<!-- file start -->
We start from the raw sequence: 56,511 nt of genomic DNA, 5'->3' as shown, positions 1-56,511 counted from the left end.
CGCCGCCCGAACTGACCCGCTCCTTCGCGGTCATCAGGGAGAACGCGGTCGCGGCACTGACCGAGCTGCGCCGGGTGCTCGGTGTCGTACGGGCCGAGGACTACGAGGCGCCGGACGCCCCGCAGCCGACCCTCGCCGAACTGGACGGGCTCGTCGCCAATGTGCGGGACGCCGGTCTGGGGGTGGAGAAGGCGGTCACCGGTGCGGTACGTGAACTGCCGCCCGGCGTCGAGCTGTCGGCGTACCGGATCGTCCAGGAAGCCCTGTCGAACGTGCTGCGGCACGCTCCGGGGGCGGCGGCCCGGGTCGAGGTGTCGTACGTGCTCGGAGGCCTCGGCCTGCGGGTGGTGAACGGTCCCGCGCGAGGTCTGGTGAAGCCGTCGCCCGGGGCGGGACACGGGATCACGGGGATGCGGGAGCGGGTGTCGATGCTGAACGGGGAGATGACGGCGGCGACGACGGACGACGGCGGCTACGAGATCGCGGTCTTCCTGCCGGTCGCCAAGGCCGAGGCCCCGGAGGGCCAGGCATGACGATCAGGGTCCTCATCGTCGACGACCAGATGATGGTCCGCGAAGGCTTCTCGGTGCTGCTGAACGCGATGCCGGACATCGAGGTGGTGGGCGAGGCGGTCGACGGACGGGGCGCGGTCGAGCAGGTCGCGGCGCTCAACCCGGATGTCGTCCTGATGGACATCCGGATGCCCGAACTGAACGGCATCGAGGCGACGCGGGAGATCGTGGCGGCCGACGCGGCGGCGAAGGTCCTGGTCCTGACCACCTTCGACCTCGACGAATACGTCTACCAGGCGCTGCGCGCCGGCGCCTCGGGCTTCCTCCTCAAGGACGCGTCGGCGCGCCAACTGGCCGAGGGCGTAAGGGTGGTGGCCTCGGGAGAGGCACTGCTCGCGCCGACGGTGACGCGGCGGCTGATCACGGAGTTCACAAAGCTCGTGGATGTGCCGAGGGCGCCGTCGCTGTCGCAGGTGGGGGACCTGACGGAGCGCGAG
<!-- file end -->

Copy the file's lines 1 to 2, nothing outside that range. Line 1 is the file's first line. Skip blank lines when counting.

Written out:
We start from the raw sequence: 56,511 nt of genomic DNA, 5'->3' as shown, positions 1-56,511 counted from the left end.
CGCCGCCCGAACTGACCCGCTCCTTCGCGGTCATCAGGGAGAACGCGGTCGCGGCACTGACCGAGCTGCGCCGGGTGCTCGGTGTCGTACGGGCCGAGGACTACGAGGCGCCGGACGCCCCGCAGCCGACCCTCGCCGAACTGGACGGGCTCGTCGCCAATGTGCGGGACGCCGGTCTGGGGGTGGAGAAGGCGGTCACCGGTGCGGTACGTGAACTGCCGCCCGGCGTCGAGCTGTCGGCGTACCGGATCGTCCAGGAAGCCCTGTCGAACGTGCTGCGGCACGCTCCGGGGGCGGCGGCCCGGGTCGAGGTGTCGTACGTGCTCGGAGGCCTCGGCCTGCGGGTGGTGAACGGTCCCGCGCGAGGTCTGGTGAAGCCGTCGCCCGGGGCGGGACACGGGATCACGGGGATGCGGGAGCGGGTGTCGATGCTGAACGGGGAGATGACGGCGGCGACGACGGACGACGGCGGCTACGAGATCGCGGTCTTCCTGCCGGTCGCCAAGGCCGAGGCCCCGGAGGGCCAGGCATGACGATCAGGGTCCTCATCGTCGACGACCAGATGATGGTCCGCGAAGGCTTCTCGGTGCTGCTGAACGCGATGCCGGACATCGAGGTGGTGGGCGAGGCGGTCGACGGACGGGGCGCGGTCGAGCAGGTCGCGGCGCTCAACCCGGATGTCGTCCTGATGGACATCCGGATGCCCGAACTGAACGGCATCGAGGCGACGCGGGAGATCGTGGCGGCCGACGCGGCGGCGAAGGTCCTGGTCCTGACCACCTTCGACCTCGACGAATACGTCTACCAGGCGCTGCGCGCCGGCGCCTCGGGCTTCCTCCTCAAGGACGCGTCGGCGCGCCAACTGGCCGAGGGCGTAAGGGTGGTGGCCTCGGGAGAGGCACTGCTCGCGCCGACGGTGACGCGGCGGCTGATCACGGAGTTCACAAAGCTCGTGGATGTGCCGAGGGCGCCGTCGCTGTCGCAGGTGGGGGACCTGACGGAGCGCGAG